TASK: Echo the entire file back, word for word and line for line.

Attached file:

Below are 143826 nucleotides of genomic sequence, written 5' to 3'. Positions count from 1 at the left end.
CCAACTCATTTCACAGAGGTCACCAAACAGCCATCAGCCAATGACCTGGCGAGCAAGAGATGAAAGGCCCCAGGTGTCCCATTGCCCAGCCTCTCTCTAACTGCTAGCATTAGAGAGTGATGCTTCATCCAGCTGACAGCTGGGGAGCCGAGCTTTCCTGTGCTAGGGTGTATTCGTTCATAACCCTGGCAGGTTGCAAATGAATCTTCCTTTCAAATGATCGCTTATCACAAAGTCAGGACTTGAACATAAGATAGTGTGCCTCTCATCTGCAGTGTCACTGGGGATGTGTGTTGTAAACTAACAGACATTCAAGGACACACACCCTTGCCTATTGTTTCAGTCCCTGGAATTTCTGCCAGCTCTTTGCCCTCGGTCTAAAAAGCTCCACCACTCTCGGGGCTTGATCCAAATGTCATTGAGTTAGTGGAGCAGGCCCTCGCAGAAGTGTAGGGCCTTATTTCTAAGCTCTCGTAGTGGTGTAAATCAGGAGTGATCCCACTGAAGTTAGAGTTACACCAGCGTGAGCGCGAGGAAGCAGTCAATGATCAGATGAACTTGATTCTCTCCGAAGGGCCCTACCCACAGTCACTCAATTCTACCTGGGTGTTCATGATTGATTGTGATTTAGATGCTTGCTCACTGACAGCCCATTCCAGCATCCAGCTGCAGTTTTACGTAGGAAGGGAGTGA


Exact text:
Below are 143826 nucleotides of genomic sequence, written 5' to 3'. Positions count from 1 at the left end.
CCAACTCATTTCACAGAGGTCACCAAACAGCCATCAGCCAATGACCTGGCGAGCAAGAGATGAAAGGCCCCAGGTGTCCCATTGCCCAGCCTCTCTCTAACTGCTAGCATTAGAGAGTGATGCTTCATCCAGCTGACAGCTGGGGAGCCGAGCTTTCCTGTGCTAGGGTGTATTCGTTCATAACCCTGGCAGGTTGCAAATGAATCTTCCTTTCAAATGATCGCTTATCACAAAGTCAGGACTTGAACATAAGATAGTGTGCCTCTCATCTGCAGTGTCACTGGGGATGTGTGTTGTAAACTAACAGACATTCAAGGACACACACCCTTGCCTATTGTTTCAGTCCCTGGAATTTCTGCCAGCTCTTTGCCCTCGGTCTAAAAAGCTCCACCACTCTCGGGGCTTGATCCAAATGTCATTGAGTTAGTGGAGCAGGCCCTCGCAGAAGTGTAGGGCCTTATTTCTAAGCTCTCGTAGTGGTGTAAATCAGGAGTGATCCCACTGAAGTTAGAGTTACACCAGCGTGAGCGCGAGGAAGCAGTCAATGATCAGATGAACTTGATTCTCTCCGAAGGGCCCTACCCACAGTCACTCAATTCTACCTGGGTGTTCATGATTGATTGTGATTTAGATGCTTGCTCACTGACAGCCCATTCCAGCATCCAGCTGCAGTTTTACGTAGGAAGGGAGTGA